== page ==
The Rubáiyát of Omar Khayyám is so-named from the Persian word rubáiyát - a Persian word denoting a specific type of two-line stanza. Omar's Rubaiyat is a beautiful anthology of Islamic wisdom literature: originally penned in medieval Persian during the late 11th century AD. The best known English translations are those by Edward Fitzgerald: his fifth (and last) translation includes a mere 101 quatrains - a fraction of Omar's original work. Fitzgerald's selection loosely groups quatrains by theme; rendering quatrains into English as four-line, rhymed stanzas. Omar's writings are pervaded by the consciousness of the transient quality of life. In his Rubáiyát, the author ponders the limits of human knowledge and morality: and confronts his readers point-blank with the difficult questions that challenge every generation: - what is the ultimate benefit derived from human knowledge? - given human mortality; is is best to guide our lives by the dictates of reason, or sensuality? - what happens to my soul when I die? - why did God - the Creator - give me existence? (Introduction by Godsend)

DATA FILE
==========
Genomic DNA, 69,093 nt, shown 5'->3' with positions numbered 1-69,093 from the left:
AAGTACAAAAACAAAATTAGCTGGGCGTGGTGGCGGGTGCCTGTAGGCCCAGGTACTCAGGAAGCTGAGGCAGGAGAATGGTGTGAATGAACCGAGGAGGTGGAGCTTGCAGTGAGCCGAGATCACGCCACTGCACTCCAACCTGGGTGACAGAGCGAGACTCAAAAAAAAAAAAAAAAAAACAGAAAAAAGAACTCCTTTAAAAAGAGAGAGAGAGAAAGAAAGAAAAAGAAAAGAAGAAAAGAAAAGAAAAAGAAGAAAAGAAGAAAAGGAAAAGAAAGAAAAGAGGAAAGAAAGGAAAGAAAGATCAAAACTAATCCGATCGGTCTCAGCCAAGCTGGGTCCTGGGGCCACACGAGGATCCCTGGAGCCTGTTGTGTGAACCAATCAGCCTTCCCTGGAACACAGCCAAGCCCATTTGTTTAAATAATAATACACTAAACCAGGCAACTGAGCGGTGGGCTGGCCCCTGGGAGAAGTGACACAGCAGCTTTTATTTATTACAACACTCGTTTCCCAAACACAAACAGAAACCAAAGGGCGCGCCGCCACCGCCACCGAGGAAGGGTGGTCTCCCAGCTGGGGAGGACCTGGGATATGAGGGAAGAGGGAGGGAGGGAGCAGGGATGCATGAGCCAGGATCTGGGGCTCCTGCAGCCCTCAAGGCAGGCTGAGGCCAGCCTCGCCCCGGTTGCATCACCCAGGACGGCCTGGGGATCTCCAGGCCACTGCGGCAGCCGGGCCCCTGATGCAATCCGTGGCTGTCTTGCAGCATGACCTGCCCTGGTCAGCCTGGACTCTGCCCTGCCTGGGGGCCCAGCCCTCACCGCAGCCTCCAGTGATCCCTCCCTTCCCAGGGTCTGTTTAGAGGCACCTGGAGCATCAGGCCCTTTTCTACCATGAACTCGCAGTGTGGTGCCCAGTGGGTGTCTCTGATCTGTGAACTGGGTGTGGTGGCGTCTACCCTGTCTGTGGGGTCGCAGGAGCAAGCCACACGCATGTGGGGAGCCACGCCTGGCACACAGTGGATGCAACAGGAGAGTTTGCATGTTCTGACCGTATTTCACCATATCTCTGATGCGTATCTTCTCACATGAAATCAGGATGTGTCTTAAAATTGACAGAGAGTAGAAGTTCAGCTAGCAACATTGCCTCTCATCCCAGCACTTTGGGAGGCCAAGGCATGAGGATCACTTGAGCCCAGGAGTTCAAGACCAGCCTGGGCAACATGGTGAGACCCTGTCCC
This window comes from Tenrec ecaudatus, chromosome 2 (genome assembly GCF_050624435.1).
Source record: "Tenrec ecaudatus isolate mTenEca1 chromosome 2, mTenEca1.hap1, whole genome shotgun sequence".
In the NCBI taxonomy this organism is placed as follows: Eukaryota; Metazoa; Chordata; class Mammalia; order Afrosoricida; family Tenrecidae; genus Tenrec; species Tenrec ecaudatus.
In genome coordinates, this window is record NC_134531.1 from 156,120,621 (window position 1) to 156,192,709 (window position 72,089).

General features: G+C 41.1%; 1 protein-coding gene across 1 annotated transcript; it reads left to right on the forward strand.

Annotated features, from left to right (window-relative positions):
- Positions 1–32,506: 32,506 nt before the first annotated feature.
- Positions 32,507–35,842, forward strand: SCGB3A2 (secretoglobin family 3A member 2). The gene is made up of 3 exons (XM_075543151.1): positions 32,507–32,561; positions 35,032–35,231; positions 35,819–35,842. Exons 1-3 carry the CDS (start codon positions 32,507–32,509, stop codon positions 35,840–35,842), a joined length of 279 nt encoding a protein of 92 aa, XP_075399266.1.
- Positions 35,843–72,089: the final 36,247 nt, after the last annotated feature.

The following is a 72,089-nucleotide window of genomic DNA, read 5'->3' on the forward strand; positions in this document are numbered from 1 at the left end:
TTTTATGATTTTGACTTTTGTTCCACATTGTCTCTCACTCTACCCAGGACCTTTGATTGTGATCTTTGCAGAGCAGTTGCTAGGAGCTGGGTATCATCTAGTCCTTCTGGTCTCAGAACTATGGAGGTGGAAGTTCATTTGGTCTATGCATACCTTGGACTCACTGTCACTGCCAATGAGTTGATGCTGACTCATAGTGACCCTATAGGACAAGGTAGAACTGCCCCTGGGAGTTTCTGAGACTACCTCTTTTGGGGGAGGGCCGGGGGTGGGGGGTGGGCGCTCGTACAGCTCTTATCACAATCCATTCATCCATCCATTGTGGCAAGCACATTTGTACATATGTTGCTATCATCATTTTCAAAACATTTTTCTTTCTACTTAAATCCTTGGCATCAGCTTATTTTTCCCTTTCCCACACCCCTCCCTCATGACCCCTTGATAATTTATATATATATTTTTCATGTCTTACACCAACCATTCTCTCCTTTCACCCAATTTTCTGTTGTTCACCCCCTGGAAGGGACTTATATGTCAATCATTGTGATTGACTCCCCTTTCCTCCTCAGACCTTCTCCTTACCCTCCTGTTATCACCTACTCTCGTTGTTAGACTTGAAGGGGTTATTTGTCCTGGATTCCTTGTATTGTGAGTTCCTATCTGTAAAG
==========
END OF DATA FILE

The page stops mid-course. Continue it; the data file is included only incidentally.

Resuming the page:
The Rubáiyát of Omar Khayyám is so-named from the Persian word rubáiyát - a Persian word denoting a specific type of two-line stanza. Omar's Rubaiyat is a beautiful anthology of Islamic wisdom literature: originally penned in medieval Persian during the late 11th century AD. The best known English translations are those by Edward Fitzgerald: his... Show more

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